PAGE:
All of the good puns have already been used. Comments such as “Tickled will tickle your curiosity” and “By the end of Tickled, you won’t have anything to laugh about,” are the kinds of zingers film critics dream of. What puns about tickling are even left for me to find a clever way to tell you about my reaction to the documentary by David Farrier and Dylan Reeve? Avoiding overused puns in this review is going to be no laughing matter…

If claims in Tickled are true, then a vast tickling empire operates in the shadows like the real-life version of a global criminal organization that you’d expect to see fighting James Bond. There’s a campaign of lawsuits to discredit the documentary, but that seems like business as usual for an alleged sport called “endurance tickling.” David Farrier, an openly gay entertainment reporter from New Zealand, hoped to cover the bizarre activity for a by-the-numbers “water cooler” story. He contacted the media company that created endurance tickling but was shocked when they responded with homophobic rants and threats of intense legal actions.

Naturally, the reporter’s curiosity peaked, and he travelled to America to continue filming a documentary that plays like a quirky article from hell. It’s easy to see why detractors of Tickled are calling the film “fake,” as the documentary’s only major issue is that it’s much too cinematic for its own good. Something about the documentary feels too glossy, as if it’s a dark-comedy first and a documentary second. Cinematic documentaries aren’t always bad, but this material stands on it’s own. If Tickled is legitimate, however, then the campaign to discredit the film is no different from other tactics used by the creators of endurance tickling to crush their enemies.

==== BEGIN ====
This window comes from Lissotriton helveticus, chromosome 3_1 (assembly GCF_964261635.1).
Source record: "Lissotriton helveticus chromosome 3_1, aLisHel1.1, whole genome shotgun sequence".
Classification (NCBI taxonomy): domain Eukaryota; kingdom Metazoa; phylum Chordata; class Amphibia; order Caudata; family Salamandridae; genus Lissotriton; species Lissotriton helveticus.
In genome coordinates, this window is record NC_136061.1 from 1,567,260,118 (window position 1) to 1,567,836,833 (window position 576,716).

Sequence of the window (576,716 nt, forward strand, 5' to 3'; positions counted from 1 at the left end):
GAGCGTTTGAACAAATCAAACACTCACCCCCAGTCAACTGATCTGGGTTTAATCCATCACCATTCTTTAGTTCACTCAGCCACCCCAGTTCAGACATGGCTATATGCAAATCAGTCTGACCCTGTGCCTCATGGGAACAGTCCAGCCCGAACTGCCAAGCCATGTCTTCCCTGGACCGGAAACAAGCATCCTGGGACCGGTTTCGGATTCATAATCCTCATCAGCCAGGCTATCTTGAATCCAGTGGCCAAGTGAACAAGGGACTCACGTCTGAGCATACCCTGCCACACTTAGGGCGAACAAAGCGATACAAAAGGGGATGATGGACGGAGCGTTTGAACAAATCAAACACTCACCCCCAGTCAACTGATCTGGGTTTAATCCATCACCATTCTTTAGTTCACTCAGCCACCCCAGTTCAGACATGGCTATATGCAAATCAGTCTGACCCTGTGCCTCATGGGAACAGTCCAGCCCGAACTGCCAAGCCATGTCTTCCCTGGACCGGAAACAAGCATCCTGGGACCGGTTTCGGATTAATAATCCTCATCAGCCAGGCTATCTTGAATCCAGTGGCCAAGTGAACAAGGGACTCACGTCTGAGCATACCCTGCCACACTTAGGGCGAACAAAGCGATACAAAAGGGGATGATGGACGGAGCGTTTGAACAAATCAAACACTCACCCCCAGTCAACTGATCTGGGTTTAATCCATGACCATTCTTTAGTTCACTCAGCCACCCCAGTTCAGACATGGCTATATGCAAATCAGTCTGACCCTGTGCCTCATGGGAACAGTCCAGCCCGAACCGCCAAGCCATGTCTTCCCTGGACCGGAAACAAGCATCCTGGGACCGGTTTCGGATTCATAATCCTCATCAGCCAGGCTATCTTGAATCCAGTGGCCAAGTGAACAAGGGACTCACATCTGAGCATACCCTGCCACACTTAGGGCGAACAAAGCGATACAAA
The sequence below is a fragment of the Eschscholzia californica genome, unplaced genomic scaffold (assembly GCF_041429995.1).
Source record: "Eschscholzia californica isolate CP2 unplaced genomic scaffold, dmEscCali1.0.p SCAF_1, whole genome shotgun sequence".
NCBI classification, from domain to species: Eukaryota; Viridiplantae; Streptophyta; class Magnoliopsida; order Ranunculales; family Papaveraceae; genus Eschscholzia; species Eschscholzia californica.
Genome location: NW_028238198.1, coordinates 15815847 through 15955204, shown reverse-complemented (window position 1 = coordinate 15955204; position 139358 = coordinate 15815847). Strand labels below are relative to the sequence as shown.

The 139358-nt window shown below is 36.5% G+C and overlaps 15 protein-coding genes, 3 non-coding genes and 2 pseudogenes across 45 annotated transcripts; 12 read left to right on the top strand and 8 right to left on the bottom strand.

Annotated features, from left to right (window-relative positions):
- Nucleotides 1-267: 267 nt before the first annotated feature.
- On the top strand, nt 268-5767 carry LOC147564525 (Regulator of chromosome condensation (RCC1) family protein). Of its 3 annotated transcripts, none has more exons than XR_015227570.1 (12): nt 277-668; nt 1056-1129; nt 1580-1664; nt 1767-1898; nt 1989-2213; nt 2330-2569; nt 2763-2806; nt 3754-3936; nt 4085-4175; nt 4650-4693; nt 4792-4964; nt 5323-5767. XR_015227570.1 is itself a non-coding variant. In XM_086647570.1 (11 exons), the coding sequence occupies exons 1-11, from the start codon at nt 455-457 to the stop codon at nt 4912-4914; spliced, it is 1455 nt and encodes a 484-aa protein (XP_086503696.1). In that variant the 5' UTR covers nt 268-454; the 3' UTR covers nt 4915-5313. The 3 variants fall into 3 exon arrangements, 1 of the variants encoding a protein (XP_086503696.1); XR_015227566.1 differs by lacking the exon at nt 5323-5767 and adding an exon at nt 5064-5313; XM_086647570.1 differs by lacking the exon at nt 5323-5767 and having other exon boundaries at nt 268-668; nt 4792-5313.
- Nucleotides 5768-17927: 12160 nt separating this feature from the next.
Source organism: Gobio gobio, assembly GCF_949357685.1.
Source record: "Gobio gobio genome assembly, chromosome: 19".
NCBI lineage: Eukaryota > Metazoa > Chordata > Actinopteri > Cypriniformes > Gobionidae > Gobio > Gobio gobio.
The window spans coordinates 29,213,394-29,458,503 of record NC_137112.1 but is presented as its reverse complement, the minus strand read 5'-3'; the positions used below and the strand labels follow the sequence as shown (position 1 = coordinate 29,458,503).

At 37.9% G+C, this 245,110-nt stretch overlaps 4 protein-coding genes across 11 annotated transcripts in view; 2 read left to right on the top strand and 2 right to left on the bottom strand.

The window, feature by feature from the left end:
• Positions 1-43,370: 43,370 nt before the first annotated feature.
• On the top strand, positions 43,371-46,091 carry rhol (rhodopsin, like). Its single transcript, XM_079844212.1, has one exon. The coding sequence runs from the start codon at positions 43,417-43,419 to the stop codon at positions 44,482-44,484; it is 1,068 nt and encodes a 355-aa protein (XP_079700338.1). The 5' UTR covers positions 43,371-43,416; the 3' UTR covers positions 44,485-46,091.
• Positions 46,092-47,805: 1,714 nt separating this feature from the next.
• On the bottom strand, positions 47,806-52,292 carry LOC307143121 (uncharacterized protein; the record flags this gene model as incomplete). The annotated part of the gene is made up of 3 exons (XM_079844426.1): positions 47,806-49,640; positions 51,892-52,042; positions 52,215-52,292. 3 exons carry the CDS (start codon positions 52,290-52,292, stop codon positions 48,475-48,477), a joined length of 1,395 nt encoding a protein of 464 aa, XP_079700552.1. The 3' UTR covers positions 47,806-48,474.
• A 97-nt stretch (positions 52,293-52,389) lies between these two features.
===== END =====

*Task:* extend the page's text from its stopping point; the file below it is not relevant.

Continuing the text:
The villain of the piece is Jane O’Brien Media, the firm that hosts endurance tickling competitions around the United States. Farrier’s investigation into the unusually secretive company leads him down a rabbit hole of online bullying and fringe fetishism. There are moments in Tickled that are straight up scary. While it’s easy to underestimate the animosity of a sport whose name you can’t even say with a straight face, Jane O’Brien Media has brutal methods of protecting its most popular product. A testimonial from a former endurance tickler reveals the company is capable of declaring all-out-war on opponents after the slightest retaliation.

I’ve read three different reviews saying, “By the end of Tickled, you won’t have anything to laugh about,” and that’s probably because (1) it’s hard to go wrong with a pun like that and (2) it’s completely true. The final act of Tickled is profoundly unsettling, and the documentary ends on a chilling “mic drop” moment that sticks with you. If your stomach doesn’t churn, then you may want to see your doctor. It would almost be a relief if Tickled were fake, because it reveals a dark corner of humanity that I would prefer not to exist.

Grade = A-

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